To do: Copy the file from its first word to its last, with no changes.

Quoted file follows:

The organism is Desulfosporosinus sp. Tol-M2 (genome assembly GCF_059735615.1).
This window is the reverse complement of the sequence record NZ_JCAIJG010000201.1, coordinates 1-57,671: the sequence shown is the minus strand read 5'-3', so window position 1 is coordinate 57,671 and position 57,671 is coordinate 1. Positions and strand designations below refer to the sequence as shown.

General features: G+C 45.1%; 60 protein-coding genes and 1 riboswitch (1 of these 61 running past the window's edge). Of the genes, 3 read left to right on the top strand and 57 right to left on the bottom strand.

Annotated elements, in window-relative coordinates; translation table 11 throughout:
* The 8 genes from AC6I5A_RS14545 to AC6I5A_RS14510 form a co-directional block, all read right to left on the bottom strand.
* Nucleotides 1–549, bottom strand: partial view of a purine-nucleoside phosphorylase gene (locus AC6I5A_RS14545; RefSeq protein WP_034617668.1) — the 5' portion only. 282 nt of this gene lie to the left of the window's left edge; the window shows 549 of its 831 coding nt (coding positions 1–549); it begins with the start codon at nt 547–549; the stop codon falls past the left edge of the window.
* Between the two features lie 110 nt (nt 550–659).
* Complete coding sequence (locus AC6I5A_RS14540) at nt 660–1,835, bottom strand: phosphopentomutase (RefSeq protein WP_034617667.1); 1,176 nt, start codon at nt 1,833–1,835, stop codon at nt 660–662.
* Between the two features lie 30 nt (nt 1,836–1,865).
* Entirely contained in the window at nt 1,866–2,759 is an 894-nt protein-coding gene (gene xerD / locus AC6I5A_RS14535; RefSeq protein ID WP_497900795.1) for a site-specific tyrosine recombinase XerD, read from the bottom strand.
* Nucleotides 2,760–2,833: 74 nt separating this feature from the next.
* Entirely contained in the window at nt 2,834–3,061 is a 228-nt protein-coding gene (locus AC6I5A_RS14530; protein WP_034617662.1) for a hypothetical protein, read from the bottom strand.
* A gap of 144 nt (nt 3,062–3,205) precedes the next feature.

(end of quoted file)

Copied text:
The organism is Desulfosporosinus sp. Tol-M2 (genome assembly GCF_059735615.1).
This window is the reverse complement of the sequence record NZ_JCAIJG010000201.1, coordinates 1-57,671: the sequence shown is the minus strand read 5'-3', so window position 1 is coordinate 57,671 and position 57,671 is coordinate 1. Positions and strand designations below refer to the sequence as shown.

General features: G+C 45.1%; 60 protein-coding genes and 1 riboswitch (1 of these 61 running past the window's edge). Of the genes, 3 read left to right on the top strand and 57 right to left on the bottom strand.

Annotated elements, in window-relative coordinates; translation table 11 throughout:
* The 8 genes from AC6I5A_RS14545 to AC6I5A_RS14510 form a co-directional block, all read right to left on the bottom strand.
* Nucleotides 1–549, bottom strand: partial view of a purine-nucleoside phosphorylase gene (locus AC6I5A_RS14545; RefSeq protein WP_034617668.1) — the 5' portion only. 282 nt of this gene lie to the left of the window's left edge; the window shows 549 of its 831 coding nt (coding positions 1–549); it begins with the start codon at nt 547–549; the stop codon falls past the left edge of the window.
* Between the two features lie 110 nt (nt 550–659).
* Complete coding sequence (locus AC6I5A_RS14540) at nt 660–1,835, bottom strand: phosphopentomutase (RefSeq protein WP_034617667.1); 1,176 nt, start codon at nt 1,833–1,835, stop codon at nt 660–662.
* Between the two features lie 30 nt (nt 1,836–1,865).
* Entirely contained in the window at nt 1,866–2,759 is an 894-nt protein-coding gene (gene xerD / locus AC6I5A_RS14535; RefSeq protein ID WP_497900795.1) for a site-specific tyrosine recombinase XerD, read from the bottom strand.
* Nucleotides 2,760–2,833: 74 nt separating this feature from the next.
* Entirely contained in the window at nt 2,834–3,061 is a 228-nt protein-coding gene (locus AC6I5A_RS14530; protein WP_034617662.1) for a hypothetical protein, read from the bottom strand.
* A gap of 144 nt (nt 3,062–3,205) precedes the next feature.